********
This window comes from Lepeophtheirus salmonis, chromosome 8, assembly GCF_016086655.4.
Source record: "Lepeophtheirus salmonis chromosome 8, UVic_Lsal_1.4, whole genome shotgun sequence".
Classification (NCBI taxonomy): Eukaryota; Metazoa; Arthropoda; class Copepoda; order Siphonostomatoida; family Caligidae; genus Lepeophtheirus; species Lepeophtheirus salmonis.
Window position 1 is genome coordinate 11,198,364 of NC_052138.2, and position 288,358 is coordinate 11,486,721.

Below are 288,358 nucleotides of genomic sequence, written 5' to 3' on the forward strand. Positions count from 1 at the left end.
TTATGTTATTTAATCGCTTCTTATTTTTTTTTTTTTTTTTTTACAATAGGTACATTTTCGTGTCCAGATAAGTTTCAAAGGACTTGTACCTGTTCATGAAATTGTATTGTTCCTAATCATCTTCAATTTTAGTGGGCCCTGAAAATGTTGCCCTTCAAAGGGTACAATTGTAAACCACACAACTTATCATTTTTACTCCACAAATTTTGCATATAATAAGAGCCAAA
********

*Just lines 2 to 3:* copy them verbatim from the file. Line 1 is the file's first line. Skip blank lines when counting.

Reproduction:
Source record: "Lepeophtheirus salmonis chromosome 8, UVic_Lsal_1.4, whole genome shotgun sequence".
Classification (NCBI taxonomy): Eukaryota; Metazoa; Arthropoda; class Copepoda; order Siphonostomatoida; family Caligidae; genus Lepeophtheirus; species Lepeophtheirus salmonis.